Another church donated its property to the seminary, which is using the facility as a church start for a new congregation, she said.
“Congregational health doesn’t mean that you live forever,” Marshall said. “It means you are able to make wise decisions about your future, and sometimes wise decisions are to merge, move, sell or give away.”
Gambill agreed and said the center is hearing from an increasing number of churches wanting to know how to go about shutting down. But most inquire about other options, including mergers with other congregations. “I think it’s a time for reinvention and re-imagining,” Gambill said.
At Orange Grove Baptist, Shoemaker came out of the gate fast in exploring those kinds of options.
First, he got the church very close to an agreement with a residential treatment program for substance abusers, but it fell through because of the frequent flooding in the area.
A few months later, the congregation was close to inking a deal with an agency that uses empty church buildings to house homeless families as parents go through job training.
“We were ready to receive our first family ... in August 2012, and that is when (Hurricane) Isaac came through,” Shoemaker said. “It was a mess – the church got 16 inches of water.”
The members were haggard from their own hurricane experience and dejected about losing the homeless ministry.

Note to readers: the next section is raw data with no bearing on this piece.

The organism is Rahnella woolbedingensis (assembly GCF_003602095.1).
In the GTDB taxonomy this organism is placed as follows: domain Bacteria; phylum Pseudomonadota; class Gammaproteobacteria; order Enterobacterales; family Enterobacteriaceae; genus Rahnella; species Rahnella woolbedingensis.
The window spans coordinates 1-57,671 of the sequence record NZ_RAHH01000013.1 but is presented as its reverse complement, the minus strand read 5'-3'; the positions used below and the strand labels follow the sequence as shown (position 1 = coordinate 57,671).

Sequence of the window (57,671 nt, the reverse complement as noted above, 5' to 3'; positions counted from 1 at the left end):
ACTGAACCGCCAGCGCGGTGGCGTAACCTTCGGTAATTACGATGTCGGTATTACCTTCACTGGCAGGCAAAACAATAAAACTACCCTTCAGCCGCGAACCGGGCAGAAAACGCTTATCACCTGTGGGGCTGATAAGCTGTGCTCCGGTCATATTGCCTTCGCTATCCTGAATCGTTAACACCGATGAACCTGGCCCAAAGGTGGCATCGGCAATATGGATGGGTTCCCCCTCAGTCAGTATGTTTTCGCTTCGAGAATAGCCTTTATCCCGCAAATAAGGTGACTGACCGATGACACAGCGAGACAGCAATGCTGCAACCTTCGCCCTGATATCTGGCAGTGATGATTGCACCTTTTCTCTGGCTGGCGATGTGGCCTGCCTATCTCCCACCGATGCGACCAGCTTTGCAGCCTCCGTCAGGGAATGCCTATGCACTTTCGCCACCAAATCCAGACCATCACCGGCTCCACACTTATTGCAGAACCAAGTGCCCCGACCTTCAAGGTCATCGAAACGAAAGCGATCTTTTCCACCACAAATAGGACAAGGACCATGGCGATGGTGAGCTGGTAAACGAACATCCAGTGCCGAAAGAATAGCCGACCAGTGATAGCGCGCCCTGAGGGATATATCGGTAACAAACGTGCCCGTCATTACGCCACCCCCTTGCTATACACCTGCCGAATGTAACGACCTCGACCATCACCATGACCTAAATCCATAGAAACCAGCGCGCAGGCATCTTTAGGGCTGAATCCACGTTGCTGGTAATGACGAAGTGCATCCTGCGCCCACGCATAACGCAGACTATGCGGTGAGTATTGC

“It would have been easy to quit right there,” he said.
‘Rethink funding models’
Gambill said churches faced with these situations must be creative in the way they think about their facilities, revenues and ministries.
“Most established traditional churches need to think about their funding models and wrestle with the idea: is it realistic to think we can support this institution simply by passing the plate?”
Innovative solutions increasingly tried include hosting business incubators, schools, social service nonprofits, coffee houses and bookstores, Gambill said. Parking lots can also be revenue generators during non-worship times, he said.
“I think the day has passed that we can build big buildings and expect to be the only ones who use them,” Gambill said.
That turned out to be true for Orange Grove Baptist. Two weeks after Isaac, Shoemaker learned through the local Southern Baptist association of a growing Hispanic congregation in need of a permanent home.
Talks progressed quickly and by October 2012 the two churches agreed to merge. The long-time members of Orange Grove deeded the property to the Hispanic group in exchange for being able to worship there as long as they are able.
A celebratory joint worship service was held last month, though the two congregations will worship separately due to the language barrier, Shoemaker said.
There are a lot of practical benefits to the arrangement, Shoemaker added. It gives a young, growing congregation a home, and it takes the burden of building maintenance and expenses off the older, original members of Orange Grove Baptist.
“We had a building in need of remodeling and 12 old people who can’t do it, and they had between 60 and 80 who are all young and many of whom are laborers,” Shoemaker said.
But Ready said there is also the emotional benefit of being able to worship in a sanctuary she and her friends have called home for decades.
“Had this not happened, I think we would have just closed the doors,” she said. “And that just hurt.”